Charges of Segregation Are Rooted In A Misrepresentation of Dr. Rubin’s Data
To the Editor:
I am puzzled by the discrepancy between Dr. Julia Sass Rubin’s measured public statements on evolving Princeton Charter School (PCS) demographics and the charges of segregation espoused by Keep PPS Strong. The latter’s charges are rooted in a misrepresentation of Dr. Rubin’s data, which they publicly stated were supplied to them by her. I attended Dr. Rubin’s presentation on January 11, hosted by Superintendent Cochrane in the JWMS auditorium. Responding to questions about why PCS enrollment of low-income students declined precipitously in ’08-’09, she quite clearly stated that a number of factors could be responsible such as the recession, families becoming wealthier, etc. She was quite clear that the data she had was insufficient to test these hypotheses. In a private communication four days later, I suggested the recession caused a “disruption in peer recruitment.” She responded this was “feasible” but did not have “[data] to go on.” At no point did she suggest that it might be the result of deliberate policy.
In contrast to Dr. Rubin’s remarks, Keep PPS Strong’s opposition to PCS has coalesced around the accusation that the decline in low-income student enrollment is the desired result of “inequitable, racist policies.” Those words are Cara Carpenito’s, but her March 8 letter to Town Topics was reproduced without comment on the group’s Facebook page, as was the Latino Coalition’s press release for its federal civil rights complaint (which references Dr. Rubin’s data), and of course the replication of many of Dr. Rubin’s PCS slides with the tag #publiclyfundedsegregation.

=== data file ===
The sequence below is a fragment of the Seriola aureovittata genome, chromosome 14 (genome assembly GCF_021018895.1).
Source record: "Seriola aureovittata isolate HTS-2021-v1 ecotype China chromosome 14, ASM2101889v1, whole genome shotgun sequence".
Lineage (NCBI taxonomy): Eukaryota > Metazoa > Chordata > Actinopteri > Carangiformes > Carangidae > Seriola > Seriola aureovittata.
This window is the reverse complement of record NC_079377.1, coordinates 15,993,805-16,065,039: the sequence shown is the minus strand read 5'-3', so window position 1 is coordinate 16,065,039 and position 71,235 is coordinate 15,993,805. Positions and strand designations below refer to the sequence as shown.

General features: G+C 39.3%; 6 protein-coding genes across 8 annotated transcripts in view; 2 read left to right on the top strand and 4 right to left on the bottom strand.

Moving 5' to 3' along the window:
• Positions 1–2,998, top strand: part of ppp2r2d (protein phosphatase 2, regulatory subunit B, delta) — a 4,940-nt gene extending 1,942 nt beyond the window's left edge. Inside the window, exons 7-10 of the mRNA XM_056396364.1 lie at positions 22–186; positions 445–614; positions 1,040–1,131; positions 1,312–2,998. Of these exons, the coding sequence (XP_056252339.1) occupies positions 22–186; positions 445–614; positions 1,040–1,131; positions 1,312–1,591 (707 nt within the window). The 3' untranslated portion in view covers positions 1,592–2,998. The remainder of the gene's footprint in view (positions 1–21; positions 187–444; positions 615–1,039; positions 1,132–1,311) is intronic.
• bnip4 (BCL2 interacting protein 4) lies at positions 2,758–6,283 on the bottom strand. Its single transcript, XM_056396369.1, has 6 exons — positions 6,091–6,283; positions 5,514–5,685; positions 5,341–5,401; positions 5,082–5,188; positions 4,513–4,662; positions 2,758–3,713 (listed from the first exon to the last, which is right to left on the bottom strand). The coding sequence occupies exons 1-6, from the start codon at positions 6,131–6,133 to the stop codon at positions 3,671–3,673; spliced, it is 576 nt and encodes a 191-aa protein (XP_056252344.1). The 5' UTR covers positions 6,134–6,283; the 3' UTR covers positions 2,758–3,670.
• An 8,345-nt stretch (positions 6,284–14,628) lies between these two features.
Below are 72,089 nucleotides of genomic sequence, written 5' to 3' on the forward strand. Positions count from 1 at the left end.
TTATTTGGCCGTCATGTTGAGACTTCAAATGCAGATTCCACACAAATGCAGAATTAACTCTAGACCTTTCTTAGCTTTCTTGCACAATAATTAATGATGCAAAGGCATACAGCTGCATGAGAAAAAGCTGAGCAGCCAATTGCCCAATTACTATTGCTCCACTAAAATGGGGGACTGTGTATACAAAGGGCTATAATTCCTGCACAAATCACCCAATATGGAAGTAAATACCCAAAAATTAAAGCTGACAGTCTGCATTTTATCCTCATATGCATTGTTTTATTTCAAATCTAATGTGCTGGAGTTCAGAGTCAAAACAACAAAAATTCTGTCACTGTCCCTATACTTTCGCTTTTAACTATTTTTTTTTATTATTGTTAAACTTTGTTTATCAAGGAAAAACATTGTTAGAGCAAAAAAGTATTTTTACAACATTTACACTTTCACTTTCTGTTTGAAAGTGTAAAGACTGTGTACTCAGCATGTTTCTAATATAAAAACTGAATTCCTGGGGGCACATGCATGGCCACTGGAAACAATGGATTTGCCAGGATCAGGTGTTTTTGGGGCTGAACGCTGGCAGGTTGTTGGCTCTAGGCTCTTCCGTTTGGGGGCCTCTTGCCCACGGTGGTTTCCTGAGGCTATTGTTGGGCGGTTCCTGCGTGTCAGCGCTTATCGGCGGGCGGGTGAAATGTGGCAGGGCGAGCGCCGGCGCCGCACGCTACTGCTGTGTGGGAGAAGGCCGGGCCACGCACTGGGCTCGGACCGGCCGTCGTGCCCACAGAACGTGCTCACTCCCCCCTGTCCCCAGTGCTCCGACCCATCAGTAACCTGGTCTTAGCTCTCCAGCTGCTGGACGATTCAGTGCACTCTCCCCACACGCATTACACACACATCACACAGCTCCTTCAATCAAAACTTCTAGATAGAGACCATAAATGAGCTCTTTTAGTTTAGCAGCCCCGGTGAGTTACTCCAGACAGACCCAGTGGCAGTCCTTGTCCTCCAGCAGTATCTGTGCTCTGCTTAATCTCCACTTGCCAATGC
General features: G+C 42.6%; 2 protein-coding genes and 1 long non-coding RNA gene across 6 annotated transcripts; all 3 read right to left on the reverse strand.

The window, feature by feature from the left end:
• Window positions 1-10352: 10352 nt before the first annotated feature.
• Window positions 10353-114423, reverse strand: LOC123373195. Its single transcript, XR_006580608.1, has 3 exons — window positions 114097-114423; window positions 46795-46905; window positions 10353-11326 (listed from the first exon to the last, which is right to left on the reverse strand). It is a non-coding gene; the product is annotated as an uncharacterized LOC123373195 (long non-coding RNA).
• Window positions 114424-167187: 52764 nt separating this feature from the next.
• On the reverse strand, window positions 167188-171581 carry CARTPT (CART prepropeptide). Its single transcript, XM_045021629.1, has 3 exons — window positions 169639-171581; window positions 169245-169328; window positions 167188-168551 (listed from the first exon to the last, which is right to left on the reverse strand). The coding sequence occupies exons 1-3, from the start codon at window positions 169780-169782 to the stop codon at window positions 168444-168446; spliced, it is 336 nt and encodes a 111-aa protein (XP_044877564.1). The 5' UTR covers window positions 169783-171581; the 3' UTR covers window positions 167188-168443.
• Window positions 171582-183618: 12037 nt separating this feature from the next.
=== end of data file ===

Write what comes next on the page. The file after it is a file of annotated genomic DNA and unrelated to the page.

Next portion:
Since Dr. Rubin’s work is a cornerstone to the opposition to PCS espoused by Keep PPS Strong, I would like to know why she has allowed the group to replace her well-reasoned concerns about the demographic effects of the expansion with such egregious speculation?